art by Junior McLean
by Cat Rambo
Marcus hadn't thought marriage would be like this after three months. He had expected to love Pippa, but he hadn't thought she would love him so much, that she would follow him from counter to till in his tiny shop where he sold souvenirs and curiosities: stuffed mermaids, filagree jars, and great shark jaws set with more teeth than a carved comb.
Was it that he was all the treasure that Pippa had? Would her need diminish with time, as she felt more secure?
His mother had wanted him to marry Gerta the innkeeper's daughter, who could run a household with easy efficiency, could scald a hog or bleach linen, and who had wide hips that could bear a score of infants. His father had wanted him to marry Lisa the banker's daughter, who came with a hefty dowry and land of her own, and who had wide hips that could bear two score infants. Maybe more.
But he had seen narrow-hipped Pippa the day she'd arrived in the seaport town of Spume, in the pinnace that had rescued all that remained of a capsized galleon: Pippa in her drenched skirts and two sailors, one with a scar across his eye and the other a rangy man with only one hand who claimed that a kraken had eaten the other.
The sailors had moved on quickly, taken other ships, but Pippa had stayed behind when Marcus had asked her to become his bride, enchanted by her small, brown-skinned form, her dandelion fluff of hair, her mismatched eyes, one sea foam green, the other as blue as summer sky, the tiny smile that she only let escape in moments of true delight, and which she kept clutched inside at all other times.
She loved him too. At night, she touched him, laying her hand along his back, to make sure he wasn't dead. They were both light sleepers. Wakened by some outside sound--the last of the late night drunkards stumbling home from the tavern in the next street, the cobblestone clatter of a cart, or the apothecary's dog barking at some imagined monster--they would both lie there for a moment. And then Pippa would turn over and lay her hand on his back or side, feeling for his warmth, and then, reassured, would go back to sleep.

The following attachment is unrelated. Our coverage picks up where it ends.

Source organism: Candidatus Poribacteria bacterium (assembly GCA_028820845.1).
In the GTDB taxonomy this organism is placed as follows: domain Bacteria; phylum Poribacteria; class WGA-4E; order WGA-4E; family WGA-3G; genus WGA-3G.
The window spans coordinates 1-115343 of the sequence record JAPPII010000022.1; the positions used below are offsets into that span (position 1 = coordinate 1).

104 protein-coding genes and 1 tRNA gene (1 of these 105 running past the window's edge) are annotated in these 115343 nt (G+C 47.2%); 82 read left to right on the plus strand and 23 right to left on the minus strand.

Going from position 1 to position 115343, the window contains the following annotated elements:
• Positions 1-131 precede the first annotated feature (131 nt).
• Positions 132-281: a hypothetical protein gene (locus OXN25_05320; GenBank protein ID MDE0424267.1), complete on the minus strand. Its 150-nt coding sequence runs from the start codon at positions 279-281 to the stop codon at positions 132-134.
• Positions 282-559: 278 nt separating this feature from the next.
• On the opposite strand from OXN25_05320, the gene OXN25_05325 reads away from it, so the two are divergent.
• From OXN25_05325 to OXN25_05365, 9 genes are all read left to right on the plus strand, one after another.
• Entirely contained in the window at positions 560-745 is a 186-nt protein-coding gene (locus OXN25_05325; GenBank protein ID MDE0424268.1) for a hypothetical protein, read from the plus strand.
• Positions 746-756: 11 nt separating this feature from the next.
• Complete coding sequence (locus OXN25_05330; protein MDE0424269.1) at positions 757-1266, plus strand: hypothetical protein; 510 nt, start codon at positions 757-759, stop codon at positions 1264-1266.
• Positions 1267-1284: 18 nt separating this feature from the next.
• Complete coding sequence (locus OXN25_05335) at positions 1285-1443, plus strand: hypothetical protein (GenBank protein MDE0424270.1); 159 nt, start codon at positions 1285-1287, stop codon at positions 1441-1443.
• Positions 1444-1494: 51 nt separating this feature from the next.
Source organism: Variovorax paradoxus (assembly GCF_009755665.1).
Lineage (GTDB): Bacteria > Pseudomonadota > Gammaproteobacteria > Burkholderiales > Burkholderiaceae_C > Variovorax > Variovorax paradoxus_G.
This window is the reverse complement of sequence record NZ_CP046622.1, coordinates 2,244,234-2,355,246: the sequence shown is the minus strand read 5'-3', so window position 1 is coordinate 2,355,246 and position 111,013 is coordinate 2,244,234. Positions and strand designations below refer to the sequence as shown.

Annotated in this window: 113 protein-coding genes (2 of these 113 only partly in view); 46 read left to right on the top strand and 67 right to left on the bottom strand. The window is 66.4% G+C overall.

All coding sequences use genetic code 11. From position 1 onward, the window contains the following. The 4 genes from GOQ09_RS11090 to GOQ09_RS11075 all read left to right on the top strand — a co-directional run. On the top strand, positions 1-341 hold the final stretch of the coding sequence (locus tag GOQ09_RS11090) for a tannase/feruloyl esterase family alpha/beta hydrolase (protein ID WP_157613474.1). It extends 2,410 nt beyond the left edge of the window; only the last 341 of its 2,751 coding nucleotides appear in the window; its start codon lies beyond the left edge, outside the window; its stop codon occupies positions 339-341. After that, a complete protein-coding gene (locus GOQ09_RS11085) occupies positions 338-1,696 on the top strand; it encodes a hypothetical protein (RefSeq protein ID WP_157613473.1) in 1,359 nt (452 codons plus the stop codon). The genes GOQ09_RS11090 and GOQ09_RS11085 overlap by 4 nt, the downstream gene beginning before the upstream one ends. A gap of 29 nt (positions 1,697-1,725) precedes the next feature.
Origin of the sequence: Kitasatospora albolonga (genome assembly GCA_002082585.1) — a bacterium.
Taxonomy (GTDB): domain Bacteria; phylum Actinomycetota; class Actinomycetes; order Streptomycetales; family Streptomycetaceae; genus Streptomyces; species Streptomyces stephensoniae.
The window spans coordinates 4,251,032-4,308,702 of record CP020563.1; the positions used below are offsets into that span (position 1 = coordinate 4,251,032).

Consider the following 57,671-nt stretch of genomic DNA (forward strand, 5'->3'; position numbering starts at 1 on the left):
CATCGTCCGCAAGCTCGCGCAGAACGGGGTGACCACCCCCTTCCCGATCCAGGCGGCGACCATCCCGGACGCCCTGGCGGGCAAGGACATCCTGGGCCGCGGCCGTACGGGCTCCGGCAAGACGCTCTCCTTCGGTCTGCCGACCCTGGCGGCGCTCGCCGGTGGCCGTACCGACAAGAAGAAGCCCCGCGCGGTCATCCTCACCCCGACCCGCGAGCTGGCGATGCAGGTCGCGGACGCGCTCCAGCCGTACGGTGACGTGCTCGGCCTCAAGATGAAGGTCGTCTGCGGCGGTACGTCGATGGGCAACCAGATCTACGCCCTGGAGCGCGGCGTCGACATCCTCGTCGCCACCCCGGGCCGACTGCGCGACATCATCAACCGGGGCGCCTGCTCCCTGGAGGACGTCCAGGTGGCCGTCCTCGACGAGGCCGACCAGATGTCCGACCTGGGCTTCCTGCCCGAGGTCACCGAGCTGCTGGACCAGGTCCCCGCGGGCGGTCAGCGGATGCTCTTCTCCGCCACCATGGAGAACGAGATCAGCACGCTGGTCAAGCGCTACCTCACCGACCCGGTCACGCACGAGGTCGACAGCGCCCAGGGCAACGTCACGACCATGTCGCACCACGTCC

It was because she feared losing him, he knew. It wasn't easy but he hadn't expected marriage to be easy. He knew he was a man set in his own ways. His own mother said, "Marcus was a grown man before he was ever a boy." He had followed a different path than his farmer father, had been lured to become a shopkeeper, though not just any shopkeeper. He did not sell merchants' doings, but the odd things sailors brought from other shores, which had fascinated him since he was a boy, and had first seen a gleam of porcelain luck-beads in a traveler's palm, offered for a bag of apples.
To Pippa, he was a greater treasure than anything in the shop. She'd sit watching him as he dusted, telling her each item's name and making her repeat it to him in her soft, slurry accent. He taught her names of spices that were rarely used in local cooking and the adjective for each historical dynasty's antiques, and left her to pick up the simpler things on her own, like "salt" and "water" and "bread."